Crossings & Dwellings: Restored Jesuits, Women Religious, American Experience, 1814-2014 (book preview)

This post offers a very brief preview of a volume of essays on post-restoration Jesuits edited by Stephen Schloesser and Kyle Roberts of Loyola University and published with Brill.

As readers of this blog are well aware, the Jesuits were “restored” in 1814 by Pope Pius VII after being suppressed by Pope Clement XIV in 1773. The men who remained in the order went underground for over forty years. Historians have noted that the Society of Jesus that emerged from that crucible held a deep aversion towards liberalism and nationalism. Yet, for this reason and others, the essays in
Crossings and Dwellings: Restored Jesuits, Women Religion and American Experience make the case that a study of post-Restoration Jesuits (1814-1965) can provide historians a useful lens for studying American modernity.

Post-Restoration Jesuits inhabited a tension: they were loyal to the papacy and fierce critics of nationalism, yet they respected the separation of Church and State and built a range of institutions help Catholic immigrants become democratic citizens. How can this tension (one studied by John McGreevy in American Jesuits and the World) help historians to understand America between Jacksonian Democracy and the Great Society?

One of the innovative features of Crossings in Dwellings is an organization schema linked to Tom Tweed’s theory of religion. “Tweed offers a theory of religion,” the editors Kyle Roberts and Stephen Schloesser note, "that addresses the centrality of movement, the interdependence of relation, and the importance of position in understanding the religious life of transnational migrants. His formulation is well suited to the experience of thousands of Jesuits who have come to the United States from  Europe and around the world since the restoration."The first section, “Crossings I”, examines post-restoration Jesuits interactions with indigenous people and immigrants. Section two, “Dwellings I,” looks at a series of “urban hybrids” such as city religions, medical schools, and universities. “Dwellings II” then looks at the tension between the Jesuit’s appreciation for the nation and their continued critiques of the nation-state in college curricula, the work of Jesuit playwright Daniel Lord, and activist Daniel Berrigan. And “Crossings II” meditates on a series of borderlands and boundaries between institutions of higher learning, Jesuit John Ford and obliteration bombing, Native Americans, and ecumenism.

The essays offer an empirical grounding of the tension between critique and sympathy and Tweed's theory helps the reader to see these conflicts in a continuous push of crossing, dwelling, and bubbling. Jesuits not only traversed the Atlantic Ocean, they moved domestically between New York and New Orleans, Washington D.C. and Alaska. Along the way they interacted with women religious from a range of orders. They took trunks, bags, books, spoons, chalices, bibles, pens, paintings, and all sorts of other materialities with them wherever they went. The continued motion was matched with the continued conflict between nation and faith. Nineteenth century Jesuit hospitals insisted on maintaining a commitment to the early modern curricula even as they adapted their institutions to the new standards of professionalism. Orestes Brownson, the most important American Catholic intellectual of the nineteenth century, lambasted the Jesuits for their lack of enthusiasm about the Union. Holy Cross College had three goals for their students in the nineteenth century: (1) produce a devotional tendency focused on the pope; (2) help students embrace the liberalism of the constitution; and (3) foster a spirit of service to non-Catholics and even anti-Catholics. How would an undergraduate come to terms with those tensions? E. Boyd Barret SJ insisted on studying and teaching psychoanalysis at the start of the twentieth century, much to the growing dismay of his superiors. Yet, he was sent back and forth between London and New York for further studies of psychoanalysis. He eventually left the Jesuits in 1925.  Daniel Berrigan SJ, it is worth recalling, moved from a reverence towards the US to a deep critique of its violence as the twentieth century pressed on.  Crossings and Dwellings places these stories in the deeper context of the post-Reformation Society of Jesus.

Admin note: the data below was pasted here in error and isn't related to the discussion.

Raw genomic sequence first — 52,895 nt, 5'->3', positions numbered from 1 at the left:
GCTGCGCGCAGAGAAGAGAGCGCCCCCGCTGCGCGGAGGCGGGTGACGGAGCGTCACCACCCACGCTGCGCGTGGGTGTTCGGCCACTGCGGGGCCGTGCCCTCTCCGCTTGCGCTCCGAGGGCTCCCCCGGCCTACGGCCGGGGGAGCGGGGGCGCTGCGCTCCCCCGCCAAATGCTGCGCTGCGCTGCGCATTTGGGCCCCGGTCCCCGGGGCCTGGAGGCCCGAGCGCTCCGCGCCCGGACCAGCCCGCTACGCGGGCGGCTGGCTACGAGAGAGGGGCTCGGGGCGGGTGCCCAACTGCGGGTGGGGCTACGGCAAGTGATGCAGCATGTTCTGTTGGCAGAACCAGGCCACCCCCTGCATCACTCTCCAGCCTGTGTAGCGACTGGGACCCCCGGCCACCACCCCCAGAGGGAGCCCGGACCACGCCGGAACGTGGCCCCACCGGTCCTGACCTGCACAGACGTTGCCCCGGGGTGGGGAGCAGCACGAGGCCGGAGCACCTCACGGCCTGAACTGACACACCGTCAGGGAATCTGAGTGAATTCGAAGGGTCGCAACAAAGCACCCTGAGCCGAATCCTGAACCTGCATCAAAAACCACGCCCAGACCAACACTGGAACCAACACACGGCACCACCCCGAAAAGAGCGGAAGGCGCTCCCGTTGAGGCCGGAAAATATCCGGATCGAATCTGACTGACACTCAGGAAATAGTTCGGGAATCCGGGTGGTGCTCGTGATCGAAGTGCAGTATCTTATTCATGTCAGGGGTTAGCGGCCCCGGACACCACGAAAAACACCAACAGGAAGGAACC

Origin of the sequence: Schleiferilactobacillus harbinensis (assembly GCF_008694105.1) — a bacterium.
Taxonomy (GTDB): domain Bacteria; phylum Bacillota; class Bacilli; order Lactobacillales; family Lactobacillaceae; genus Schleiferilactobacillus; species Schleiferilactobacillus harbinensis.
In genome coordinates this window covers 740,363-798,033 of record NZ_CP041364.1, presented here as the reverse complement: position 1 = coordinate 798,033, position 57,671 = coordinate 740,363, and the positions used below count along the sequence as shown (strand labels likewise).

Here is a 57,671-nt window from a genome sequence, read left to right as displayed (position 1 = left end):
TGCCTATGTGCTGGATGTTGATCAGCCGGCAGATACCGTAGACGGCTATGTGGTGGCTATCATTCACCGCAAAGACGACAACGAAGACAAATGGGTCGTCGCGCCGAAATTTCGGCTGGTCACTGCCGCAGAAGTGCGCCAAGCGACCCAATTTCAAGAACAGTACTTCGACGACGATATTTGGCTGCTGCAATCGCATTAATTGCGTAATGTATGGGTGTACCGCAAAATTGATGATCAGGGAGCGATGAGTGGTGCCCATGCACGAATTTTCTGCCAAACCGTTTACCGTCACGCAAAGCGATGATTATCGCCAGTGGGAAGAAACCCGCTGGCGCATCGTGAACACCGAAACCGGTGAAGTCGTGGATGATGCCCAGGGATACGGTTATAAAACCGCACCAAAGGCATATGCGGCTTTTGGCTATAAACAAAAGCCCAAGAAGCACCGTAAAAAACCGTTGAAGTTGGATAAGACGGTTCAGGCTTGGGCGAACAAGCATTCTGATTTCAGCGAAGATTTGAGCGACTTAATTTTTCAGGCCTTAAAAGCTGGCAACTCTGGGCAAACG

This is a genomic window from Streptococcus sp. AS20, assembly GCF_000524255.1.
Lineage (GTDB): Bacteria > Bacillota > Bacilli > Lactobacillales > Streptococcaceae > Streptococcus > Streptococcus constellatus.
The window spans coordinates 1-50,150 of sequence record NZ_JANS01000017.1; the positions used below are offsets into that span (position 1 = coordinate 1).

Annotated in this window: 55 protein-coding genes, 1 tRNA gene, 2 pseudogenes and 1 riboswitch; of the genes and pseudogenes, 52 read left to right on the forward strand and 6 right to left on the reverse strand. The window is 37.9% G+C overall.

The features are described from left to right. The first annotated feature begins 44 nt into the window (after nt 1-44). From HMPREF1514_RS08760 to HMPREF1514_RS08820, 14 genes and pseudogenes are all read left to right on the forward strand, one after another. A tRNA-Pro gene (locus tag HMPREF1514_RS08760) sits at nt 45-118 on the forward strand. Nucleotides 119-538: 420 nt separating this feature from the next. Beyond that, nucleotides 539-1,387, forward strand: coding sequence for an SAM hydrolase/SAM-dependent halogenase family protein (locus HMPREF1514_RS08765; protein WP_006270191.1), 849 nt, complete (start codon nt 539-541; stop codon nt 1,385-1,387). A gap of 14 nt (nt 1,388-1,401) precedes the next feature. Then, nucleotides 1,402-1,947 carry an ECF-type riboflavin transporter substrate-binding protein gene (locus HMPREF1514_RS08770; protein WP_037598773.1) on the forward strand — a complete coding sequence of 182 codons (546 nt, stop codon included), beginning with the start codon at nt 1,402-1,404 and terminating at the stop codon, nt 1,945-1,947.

How does the post-restoration Jesuit imaginary, a tension and a thing in motion, help us to understand American history in the nineteenth and twentieth centuries? As the essays show, American history has a cast of characters, the Jesuits – with a wide range of institutions at their disposal – who don’t see the nation-state as the end of history. In other words, the nation-state in American modernity is a contested entity, as we know, but it does not define the mental horizons of an important contingent of priests who were deeply transformed by the democratic revolutions of the late 18th century. They might be unique in their hesitation towards nationalism, one of the most important characteristics of modernity. Yet the Jesuits also show us, through the case studies, that the nation-state remained an important layer of reality. Jesuits developed institutions to help immigrants become citizens; to assist Catholics in accessing the corridors of power; and they created curricula to foster a connection between faith and nation. These essays give us a view into the tension-ridden worldview of American Jesuits. This should help historians of religion to think more clearly about the relationship between faith and nation.